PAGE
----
The Russia narrative relies on a powerful identification between the people and the land, one that exploits facile geographical metaphors to create an image of national character or “soul”: broadness, and expansiveness (like the vastness of the country’s physical space), extremes of feeling/passion (like the extremes of the weather), and an intermittent emphasis on pagan holdovers in an Orthodox Christian country (reverence for “Moist Mother Earth,” for instance).  Again, none of these assertions can be evaluated beyond the standard of cherry-picked, anecdotal evidence, but verification is not the point. The point is the myth.
The other major component of the myth is more explicitly conspiratorial, in that it posits the story of Russia as alternations between greatness and betrayal. These two concepts simultaneously appeal to national pride while explaining away national failure. Conspiracy, after all, is a ready answer to an eternal question: why are things so bad? In this case, the answer is that we (our land, our resources, our people) are so valuable that evil enemies are plotting against us. And, as is so often the case with conspiracy, there is valid historical evidence that can be made to fit with this assertion (not least among them, the “Tatar Yoke,” Napoleon’s invasion, and World War II). Conspiracy weaves these discrete historical event into a long-term pattern. If we go back to our discussion of fantasy and world-building, along with the problem of the Imaginary, we can say that conspiracy takes these events and uses them as a building blocks of a story about an Imaginary Russia whose entire history ends up looking as if it were constructed of only these sorts of events. This Imaginary, conspiratorial Russia is, in fact, holographic or fractal in its nature: every component piece of it looks the same. To borrow a slogan Snickers, from the product that, in the 1990s, was the go-to symbol of Russia’s humiliation as a consumer culture dominated by occupying invaders: no matter how you slice it, it comes up conspiracy.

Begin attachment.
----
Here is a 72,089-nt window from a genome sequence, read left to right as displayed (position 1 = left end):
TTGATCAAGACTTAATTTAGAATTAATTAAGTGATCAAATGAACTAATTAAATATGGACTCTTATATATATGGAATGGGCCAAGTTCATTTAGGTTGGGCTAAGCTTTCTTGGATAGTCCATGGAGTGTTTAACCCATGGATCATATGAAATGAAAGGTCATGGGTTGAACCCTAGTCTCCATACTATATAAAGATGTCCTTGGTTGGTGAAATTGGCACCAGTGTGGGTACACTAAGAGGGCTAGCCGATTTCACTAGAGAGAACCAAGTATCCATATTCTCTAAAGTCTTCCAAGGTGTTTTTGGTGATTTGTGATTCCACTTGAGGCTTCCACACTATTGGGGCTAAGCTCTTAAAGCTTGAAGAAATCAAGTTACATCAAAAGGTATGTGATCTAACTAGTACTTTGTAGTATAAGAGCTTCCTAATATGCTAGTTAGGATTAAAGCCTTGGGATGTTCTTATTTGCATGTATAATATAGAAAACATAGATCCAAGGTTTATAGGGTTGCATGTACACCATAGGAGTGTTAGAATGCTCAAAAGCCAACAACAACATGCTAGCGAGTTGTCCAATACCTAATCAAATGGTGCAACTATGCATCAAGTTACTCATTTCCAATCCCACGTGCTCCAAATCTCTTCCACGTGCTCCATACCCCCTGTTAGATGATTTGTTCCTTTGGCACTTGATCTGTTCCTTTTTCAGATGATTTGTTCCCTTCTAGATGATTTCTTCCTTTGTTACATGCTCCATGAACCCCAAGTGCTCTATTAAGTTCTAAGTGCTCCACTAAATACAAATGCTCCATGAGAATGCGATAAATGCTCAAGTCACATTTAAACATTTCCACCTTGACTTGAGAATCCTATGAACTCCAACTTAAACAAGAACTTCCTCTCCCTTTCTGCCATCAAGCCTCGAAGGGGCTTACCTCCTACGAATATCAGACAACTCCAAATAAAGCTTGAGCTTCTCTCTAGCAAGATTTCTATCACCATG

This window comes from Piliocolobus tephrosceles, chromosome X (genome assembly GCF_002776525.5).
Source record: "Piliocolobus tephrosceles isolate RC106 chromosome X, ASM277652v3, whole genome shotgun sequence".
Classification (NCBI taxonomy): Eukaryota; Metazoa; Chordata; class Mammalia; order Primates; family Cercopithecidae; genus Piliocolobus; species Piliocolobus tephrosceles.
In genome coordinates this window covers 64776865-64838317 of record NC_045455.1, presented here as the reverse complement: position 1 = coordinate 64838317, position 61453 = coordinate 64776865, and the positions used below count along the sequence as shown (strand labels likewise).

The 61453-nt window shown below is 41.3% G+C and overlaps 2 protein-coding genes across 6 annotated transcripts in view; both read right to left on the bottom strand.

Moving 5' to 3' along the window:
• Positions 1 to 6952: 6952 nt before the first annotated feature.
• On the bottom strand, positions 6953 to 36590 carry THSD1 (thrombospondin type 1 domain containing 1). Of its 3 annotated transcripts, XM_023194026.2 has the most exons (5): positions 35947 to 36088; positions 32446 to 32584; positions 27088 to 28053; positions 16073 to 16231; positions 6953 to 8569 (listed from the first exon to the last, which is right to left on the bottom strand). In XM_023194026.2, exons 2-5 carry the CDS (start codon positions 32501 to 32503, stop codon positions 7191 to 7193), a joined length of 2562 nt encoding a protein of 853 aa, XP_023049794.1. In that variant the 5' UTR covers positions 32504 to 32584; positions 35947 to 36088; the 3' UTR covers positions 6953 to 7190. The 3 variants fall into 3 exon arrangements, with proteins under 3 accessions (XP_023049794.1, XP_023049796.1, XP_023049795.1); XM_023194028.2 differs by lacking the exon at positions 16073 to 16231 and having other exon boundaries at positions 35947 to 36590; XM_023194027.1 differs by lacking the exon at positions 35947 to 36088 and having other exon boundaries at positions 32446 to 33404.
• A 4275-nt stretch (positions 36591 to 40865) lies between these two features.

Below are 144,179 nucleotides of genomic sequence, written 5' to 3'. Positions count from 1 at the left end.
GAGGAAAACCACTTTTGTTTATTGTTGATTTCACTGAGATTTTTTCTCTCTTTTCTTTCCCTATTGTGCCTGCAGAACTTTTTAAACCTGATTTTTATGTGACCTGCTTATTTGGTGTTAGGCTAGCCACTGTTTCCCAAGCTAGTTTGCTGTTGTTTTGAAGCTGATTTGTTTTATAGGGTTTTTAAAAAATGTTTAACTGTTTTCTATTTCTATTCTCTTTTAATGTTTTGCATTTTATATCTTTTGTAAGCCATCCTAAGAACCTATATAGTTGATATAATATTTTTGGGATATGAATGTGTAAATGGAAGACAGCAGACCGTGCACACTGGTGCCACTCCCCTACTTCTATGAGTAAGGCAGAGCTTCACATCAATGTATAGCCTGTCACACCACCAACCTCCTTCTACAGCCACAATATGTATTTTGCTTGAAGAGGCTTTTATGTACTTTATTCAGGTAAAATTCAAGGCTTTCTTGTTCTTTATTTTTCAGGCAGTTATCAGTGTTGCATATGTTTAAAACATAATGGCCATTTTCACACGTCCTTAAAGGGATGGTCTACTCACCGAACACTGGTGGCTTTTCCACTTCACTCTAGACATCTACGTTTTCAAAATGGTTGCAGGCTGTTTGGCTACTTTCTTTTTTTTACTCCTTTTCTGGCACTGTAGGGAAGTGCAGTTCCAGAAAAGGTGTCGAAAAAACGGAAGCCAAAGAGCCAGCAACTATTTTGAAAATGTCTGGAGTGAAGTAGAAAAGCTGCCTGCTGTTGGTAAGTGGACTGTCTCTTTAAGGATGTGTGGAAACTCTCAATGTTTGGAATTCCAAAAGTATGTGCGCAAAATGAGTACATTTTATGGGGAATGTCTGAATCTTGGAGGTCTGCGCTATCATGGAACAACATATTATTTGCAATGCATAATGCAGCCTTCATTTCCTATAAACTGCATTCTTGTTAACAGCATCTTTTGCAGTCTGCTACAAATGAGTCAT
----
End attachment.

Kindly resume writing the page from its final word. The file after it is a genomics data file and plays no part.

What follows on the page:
For its adherents, conspiracy does more than simple “explain” Russia. More often than not, conspiracy serves as a myth of origin: the Soviet Union was founded/betrayed by Jews, for instance, or Jews were the ones who hooked Russians on vodka (a proposition that must only make sense if you're profoundly drunk). Americans and their agents destroyed the USSR; the Masons have been guiding Russian history. As we shall see, conspiratorial narratives tend to be all-encompassing, easily assimilating new data or plot points.
Throughout Putin’s third term, politicians and academics in Russia have debated about the desirability of adopting a single Russian history textbook for the entire country. After two decades during which civil society organizations and liberal historians had moved towards the development of a menu of textbook options, a unified text would be only one of many steps towards reviving elements of the Soviet education system (which was hardly a model for curricular pluralism). It also resonates with Culture Minister Medinsky’s lament quoted at the beginning of this chapter: we’ve spent too much time entertaining conflicting, often negative, interpretations of Russian history. As Medinsky himself said about the proposed textbook, “A fifth-grader’s head is not the place for pluralism” (“Нельзя в голове пятиклассника порождать плюрализм”). Professional historians have been taught to distrust coherent narratives for decades, at least since Hayden Whites publication of Metahistory (1973). The push for a single history textbook reflects a desire to see both history and the study of history as the result of a reliable, guiding hand.
Next: Allegories of Re-Reading
 Future note on Pesmen.